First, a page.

Hudson River Iron Works / Chas. H. Fox, Bethune St., New York, 2008
This advertisement for the Hudson River Iron Works, taken from Trow's New York City Directory for the year ending May 1, 1861, reads
Quoting Kevin Walsh's Forgotten New York, "Hammond St. From the Hudson River to Greenwhich Avenue north of Perry Street [now] West 11th Street ... named for Elijah Hammond, who owned a 55-acre estate there formerly belonging to Sir Peter Warren ... Renamed 11th Street in the mid-1800s."
A map dated 1857-62 on the New York Public Library's Digital Collections shows a building labeled Hudson River Iron Works at 159 Hammond St. between West St. and Washington St. This location then became 369 W. 11th St. when Hammond was changed to West 11th. City directory listings for Matthias Howell show him at 159 Hammond from 1843 to 1867. In 1868 this address changed to 369 W. 11th.
An 1875 advertisement for the Hudson River Iron Works read: Hudson River Iron Works, (Established 1833) (Click for image)
A very similar ad appeared in The New York City Record and Building Trades Directory, 1892, when the business had become M. H. Howell's Sons.
Matthias H. Howell (ca.1815-ca.1892?) (the name is sometimes given as Matthew H. Howell) seems to have lived his entire life in New Jersey, and to have been the proprietor of the Hudson River Iron Works on Hammond St., then W. 11th St., from the early 1840s until his death (probably no later than 1892). He has left his own name as a foundry mark on the cast-iron facade at 190 Duane St. The coal chute cover on Bethune St. is the only iron I have found in New York with the name of his foundry, and it does not carry his name. The name, Chas. H. Fox, is that of Charles Henry Fox (1870-1934), who became the partner of Matthias Howell's son, Henry M. Howell, around 1898. This partnership lasted approximately from 1898 to 1906. From 1907 to 1924 Charles H. Fox was sole proprietor of the foundry, which remained at 369 W. 11th St. There was a Chas. H. Fox Iron Works in Long Island City briefly from around 1927 to 1931.
The 1850 U. S. Census (non-population schedules for "Products of Industry," 9th Ward, District No. 1, County of New York) recorded information about M. H. Howell, House Smith. He owned capital of $5,000 and raw material valued at $3800. These materials consisted of 60 tons of bar iron costing $3200 and 10 tons of slate iron costing $600. He employed an average of 10 workers, and paid average monthly wages of $200. The past year's production consisted of 100 sets of iron railings, doors and shutters valued at $8000.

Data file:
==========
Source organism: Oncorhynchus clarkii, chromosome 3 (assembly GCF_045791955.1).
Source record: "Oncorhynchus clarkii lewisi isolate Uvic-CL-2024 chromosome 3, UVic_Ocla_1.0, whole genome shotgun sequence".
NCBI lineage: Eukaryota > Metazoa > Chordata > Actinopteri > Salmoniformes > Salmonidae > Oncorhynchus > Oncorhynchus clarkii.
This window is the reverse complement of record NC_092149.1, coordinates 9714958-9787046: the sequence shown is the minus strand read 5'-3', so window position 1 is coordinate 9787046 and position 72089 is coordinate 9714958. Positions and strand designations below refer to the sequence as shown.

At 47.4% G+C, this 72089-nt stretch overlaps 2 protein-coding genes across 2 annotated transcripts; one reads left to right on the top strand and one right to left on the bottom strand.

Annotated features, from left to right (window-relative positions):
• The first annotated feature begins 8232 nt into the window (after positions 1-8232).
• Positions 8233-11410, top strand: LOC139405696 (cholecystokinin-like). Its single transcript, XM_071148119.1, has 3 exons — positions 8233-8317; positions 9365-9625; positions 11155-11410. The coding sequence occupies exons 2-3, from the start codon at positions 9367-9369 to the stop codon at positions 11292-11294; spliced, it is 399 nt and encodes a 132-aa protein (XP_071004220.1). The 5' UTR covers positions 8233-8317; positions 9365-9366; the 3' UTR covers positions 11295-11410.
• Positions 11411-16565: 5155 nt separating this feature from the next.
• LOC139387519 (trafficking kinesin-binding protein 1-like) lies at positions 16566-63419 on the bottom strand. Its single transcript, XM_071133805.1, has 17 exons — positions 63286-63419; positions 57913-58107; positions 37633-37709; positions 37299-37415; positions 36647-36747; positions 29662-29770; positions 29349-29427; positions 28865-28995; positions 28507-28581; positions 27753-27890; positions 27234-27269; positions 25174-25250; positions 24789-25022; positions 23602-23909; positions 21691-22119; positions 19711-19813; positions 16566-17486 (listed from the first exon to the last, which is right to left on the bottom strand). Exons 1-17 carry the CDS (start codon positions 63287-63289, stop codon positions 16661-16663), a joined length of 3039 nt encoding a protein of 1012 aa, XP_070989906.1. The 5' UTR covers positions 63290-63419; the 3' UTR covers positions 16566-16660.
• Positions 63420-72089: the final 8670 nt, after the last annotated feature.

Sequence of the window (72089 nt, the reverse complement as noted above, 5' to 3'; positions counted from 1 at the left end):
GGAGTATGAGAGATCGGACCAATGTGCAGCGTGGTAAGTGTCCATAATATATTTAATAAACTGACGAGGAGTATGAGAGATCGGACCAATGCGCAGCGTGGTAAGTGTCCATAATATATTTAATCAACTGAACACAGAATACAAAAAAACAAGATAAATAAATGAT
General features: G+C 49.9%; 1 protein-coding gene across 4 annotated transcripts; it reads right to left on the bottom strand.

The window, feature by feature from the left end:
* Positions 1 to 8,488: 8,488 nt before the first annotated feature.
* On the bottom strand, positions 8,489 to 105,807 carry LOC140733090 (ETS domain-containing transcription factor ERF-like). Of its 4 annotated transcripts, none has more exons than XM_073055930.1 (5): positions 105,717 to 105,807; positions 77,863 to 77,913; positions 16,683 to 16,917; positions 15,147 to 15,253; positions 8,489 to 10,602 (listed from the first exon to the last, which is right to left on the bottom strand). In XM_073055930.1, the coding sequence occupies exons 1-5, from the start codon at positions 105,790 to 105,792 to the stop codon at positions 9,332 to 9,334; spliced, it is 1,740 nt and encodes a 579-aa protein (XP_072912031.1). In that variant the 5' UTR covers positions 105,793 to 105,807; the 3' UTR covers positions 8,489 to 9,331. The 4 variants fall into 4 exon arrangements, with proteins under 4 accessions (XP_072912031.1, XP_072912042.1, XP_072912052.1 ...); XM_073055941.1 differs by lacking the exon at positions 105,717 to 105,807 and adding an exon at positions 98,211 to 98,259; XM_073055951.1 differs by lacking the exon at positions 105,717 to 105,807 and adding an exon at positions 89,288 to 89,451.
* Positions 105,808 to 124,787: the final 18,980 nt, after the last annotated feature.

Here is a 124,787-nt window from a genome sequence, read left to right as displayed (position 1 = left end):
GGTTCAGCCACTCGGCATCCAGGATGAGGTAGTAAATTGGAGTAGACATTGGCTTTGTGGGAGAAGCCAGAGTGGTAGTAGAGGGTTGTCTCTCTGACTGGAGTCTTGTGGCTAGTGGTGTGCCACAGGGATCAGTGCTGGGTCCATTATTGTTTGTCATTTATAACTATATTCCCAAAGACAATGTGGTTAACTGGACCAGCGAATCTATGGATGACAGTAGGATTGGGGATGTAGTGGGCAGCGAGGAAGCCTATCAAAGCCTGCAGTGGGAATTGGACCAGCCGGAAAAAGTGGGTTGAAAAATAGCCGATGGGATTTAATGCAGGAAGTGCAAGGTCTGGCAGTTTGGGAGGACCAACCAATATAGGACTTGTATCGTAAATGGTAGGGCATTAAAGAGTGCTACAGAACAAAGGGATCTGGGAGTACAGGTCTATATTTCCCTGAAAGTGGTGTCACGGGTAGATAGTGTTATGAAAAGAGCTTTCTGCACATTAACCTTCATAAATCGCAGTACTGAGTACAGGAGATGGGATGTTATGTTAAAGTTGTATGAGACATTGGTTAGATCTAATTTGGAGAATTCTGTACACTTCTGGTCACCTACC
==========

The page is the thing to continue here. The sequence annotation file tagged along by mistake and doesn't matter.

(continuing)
In 1856 Joshua K. Ingalls, of Brooklyn, N. Y., secured a patent which was assigned to M. H. Howell of New York, N. Y. This was patent no. 15,113, dated 10 June 1856, for a "Metal Beam." His beam combined cast-iron and wrought-iron sections to lend both compressive and tensil strength to the beam. Assigning the patent to Howell transferred ownership of the patent to Howell. (More about Joshua K. Ingalls can be found on the L. R. Case vault light page.) Matthias H. Howell, himself, secured a patent dated 16 April 1867 for an "Improvement in Soap Frames" (patent no. 63,898). This was a frame used in the manufacture of soap, and Howell's improvement was to make the frame more easily removed from the block of soap, to prevent leaking from the bottom, and to prevent the sides of the frame from bulging during use.
Matthias H. Howell was recorded in the U. S. Census in 1880 living on Bergen Ave. in Jersey City, New Jersey. He was 65 years old at that time, and lived with his wife and three sons, Franklin, James and William Howell. All of these sons were connected with the iron foundry at one time or another, but it was primarily a fourth son, Henry M. Howell (1838-1921), who enherited the business from his father. Henry M. Howell was listed as a partner in the business from 1867 to 1906.
Charles H. Fox was recorded in the four successive U. S. Census reports from 1900 to 1930. In 1900 he lived at 443 W. 24th St. He was 29 years old, born Oct. 1870 in New York, and he gave his occupation as "Civil Engineer." He used this term for his occupation in the following census reports of 1910 and 1920, but in 1930 apparently the iron business had failed, and he was "General Dry Goods." He lived from 1914 until his death at 542 W. 112th St., Manhattan. He was a member of the General Society of Mechanics and Tradesmen, who put this notice in the New York Times, 6 Nov. 1934, "Sorrowful announcement is made of the death of Brother Charles H. Fox on Nov. 4, 1934, for thirty years a member of the society. He was President of the society in 1918, having served the two previous years as Vice President and Second Vice President... He [served] a total of twenty-nine years of faithful service."
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